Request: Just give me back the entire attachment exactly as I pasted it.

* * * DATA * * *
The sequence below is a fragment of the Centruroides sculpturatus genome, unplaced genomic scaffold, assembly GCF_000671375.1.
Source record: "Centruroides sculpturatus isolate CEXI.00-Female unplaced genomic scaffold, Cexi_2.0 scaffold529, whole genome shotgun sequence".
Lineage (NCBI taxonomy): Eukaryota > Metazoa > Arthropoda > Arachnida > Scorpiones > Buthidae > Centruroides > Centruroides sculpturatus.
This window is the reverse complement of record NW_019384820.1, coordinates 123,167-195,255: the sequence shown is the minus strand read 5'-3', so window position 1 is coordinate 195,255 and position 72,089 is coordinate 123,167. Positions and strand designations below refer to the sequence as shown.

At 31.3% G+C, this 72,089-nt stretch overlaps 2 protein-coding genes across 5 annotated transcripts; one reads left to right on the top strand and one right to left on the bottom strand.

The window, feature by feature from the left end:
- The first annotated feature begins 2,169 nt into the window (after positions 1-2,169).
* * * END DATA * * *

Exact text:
The sequence below is a fragment of the Centruroides sculpturatus genome, unplaced genomic scaffold, assembly GCF_000671375.1.
Source record: "Centruroides sculpturatus isolate CEXI.00-Female unplaced genomic scaffold, Cexi_2.0 scaffold529, whole genome shotgun sequence".
Lineage (NCBI taxonomy): Eukaryota > Metazoa > Arthropoda > Arachnida > Scorpiones > Buthidae > Centruroides > Centruroides sculpturatus.
This window is the reverse complement of record NW_019384820.1, coordinates 123,167-195,255: the sequence shown is the minus strand read 5'-3', so window position 1 is coordinate 195,255 and position 72,089 is coordinate 123,167. Positions and strand designations below refer to the sequence as shown.

At 31.3% G+C, this 72,089-nt stretch overlaps 2 protein-coding genes across 5 annotated transcripts; one reads left to right on the top strand and one right to left on the bottom strand.

The window, feature by feature from the left end:
- The first annotated feature begins 2,169 nt into the window (after positions 1-2,169).